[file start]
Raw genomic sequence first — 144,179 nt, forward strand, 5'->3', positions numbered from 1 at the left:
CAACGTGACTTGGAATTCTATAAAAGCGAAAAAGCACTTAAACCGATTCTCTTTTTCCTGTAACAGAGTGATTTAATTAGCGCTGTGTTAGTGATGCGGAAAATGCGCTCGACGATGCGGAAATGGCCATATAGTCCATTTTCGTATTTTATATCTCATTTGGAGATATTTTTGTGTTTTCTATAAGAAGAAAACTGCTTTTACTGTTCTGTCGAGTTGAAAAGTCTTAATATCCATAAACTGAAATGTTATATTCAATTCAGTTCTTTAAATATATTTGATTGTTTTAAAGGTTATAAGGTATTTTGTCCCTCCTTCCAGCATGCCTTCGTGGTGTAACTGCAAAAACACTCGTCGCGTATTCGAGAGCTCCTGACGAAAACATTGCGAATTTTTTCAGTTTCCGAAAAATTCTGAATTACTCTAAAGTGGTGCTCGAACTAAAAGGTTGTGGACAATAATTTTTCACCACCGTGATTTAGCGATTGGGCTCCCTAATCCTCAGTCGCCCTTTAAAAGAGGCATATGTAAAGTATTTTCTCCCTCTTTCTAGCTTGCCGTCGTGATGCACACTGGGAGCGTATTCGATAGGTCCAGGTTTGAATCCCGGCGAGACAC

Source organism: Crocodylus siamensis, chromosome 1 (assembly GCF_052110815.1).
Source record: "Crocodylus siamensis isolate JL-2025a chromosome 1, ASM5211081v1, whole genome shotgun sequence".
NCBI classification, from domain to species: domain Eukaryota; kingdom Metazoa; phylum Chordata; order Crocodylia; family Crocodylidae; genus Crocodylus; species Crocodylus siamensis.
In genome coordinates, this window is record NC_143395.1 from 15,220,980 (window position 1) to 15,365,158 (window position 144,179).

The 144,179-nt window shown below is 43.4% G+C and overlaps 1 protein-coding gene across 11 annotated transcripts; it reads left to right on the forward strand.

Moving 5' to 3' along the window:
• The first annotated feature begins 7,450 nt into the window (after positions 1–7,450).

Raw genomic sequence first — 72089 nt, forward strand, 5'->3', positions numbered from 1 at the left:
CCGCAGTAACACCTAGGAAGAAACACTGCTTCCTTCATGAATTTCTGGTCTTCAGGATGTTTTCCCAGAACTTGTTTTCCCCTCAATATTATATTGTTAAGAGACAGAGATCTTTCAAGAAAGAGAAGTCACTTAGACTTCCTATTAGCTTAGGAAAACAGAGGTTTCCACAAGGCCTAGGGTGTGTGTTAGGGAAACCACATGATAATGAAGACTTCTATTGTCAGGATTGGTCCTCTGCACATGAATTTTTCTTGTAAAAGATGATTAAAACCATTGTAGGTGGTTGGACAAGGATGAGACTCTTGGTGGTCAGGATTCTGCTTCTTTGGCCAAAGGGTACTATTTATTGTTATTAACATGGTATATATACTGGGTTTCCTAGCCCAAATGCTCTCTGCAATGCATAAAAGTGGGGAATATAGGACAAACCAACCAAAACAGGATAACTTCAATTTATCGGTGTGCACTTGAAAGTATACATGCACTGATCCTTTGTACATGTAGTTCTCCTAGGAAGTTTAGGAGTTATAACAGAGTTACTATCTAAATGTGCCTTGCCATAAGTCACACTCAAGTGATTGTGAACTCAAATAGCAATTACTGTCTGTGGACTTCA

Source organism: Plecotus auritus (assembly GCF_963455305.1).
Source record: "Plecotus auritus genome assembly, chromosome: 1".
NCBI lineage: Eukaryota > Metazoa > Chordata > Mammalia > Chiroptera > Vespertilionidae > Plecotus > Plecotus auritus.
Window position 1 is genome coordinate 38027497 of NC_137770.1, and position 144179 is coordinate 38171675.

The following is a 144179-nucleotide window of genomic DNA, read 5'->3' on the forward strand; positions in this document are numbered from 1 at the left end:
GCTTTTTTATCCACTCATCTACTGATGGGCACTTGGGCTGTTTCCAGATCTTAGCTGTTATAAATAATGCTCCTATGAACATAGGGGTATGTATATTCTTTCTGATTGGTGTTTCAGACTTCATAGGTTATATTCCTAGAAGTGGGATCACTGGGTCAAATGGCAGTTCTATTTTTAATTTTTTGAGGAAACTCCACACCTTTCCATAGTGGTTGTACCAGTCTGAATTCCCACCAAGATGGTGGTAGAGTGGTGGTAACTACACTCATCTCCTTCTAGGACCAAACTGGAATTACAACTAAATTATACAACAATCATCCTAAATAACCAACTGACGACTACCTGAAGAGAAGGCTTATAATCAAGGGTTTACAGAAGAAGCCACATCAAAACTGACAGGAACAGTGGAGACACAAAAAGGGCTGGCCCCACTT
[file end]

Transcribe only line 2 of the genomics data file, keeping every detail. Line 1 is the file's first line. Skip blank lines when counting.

CAACGTGACTTGGAATTCTATAAAAGCGAAAAAGCACTTAAACCGATTCTCTTTTTCCTGTAACAGAGTGATTTAATTAGCGCTGTGTTAGTGATGCGGAAAATGCGCTCGACGATGCGGAAATGGCCATATAGTCCATTTTCGTATTTTATATCTCATTTGGAGATATTTTTGTGTTTTCTATAAGAAGAAAACTGCTTTTACTGTTCTGTCGAGTTGAAAAGTCTTAATATCCATAAACTGAAATGTTATATTCAATTCAGTTCTTTAAATATATTTGATTGTTTTAAAGGTTATAAGGTATTTTGTCCCTCCTTCCAGCATGCCTTCGTGGTGTAACTGCAAAAACACTCGTCGCGTATTCGAGAGCTCCTGACGAAAACATTGCGAATTTTTTCAGTTTCCGAAAAATTCTGAATTACTCTAAAGTGGTGCTCGAACTAAAAGGTTGTGGACAATAATTTTTCACCACCGTGATTTAGCGATTGGGCTCCCTAATCCTCAGTCGCCCTTTAAAAGAGGCATATGTAAAGTATTTTCTCCCTCTTTCTAGCTTGCCGTCGTGATGCACACTGGGAGCGTATTCGATAGGTCCAGGTTTGAATCCCGGCGAGACAC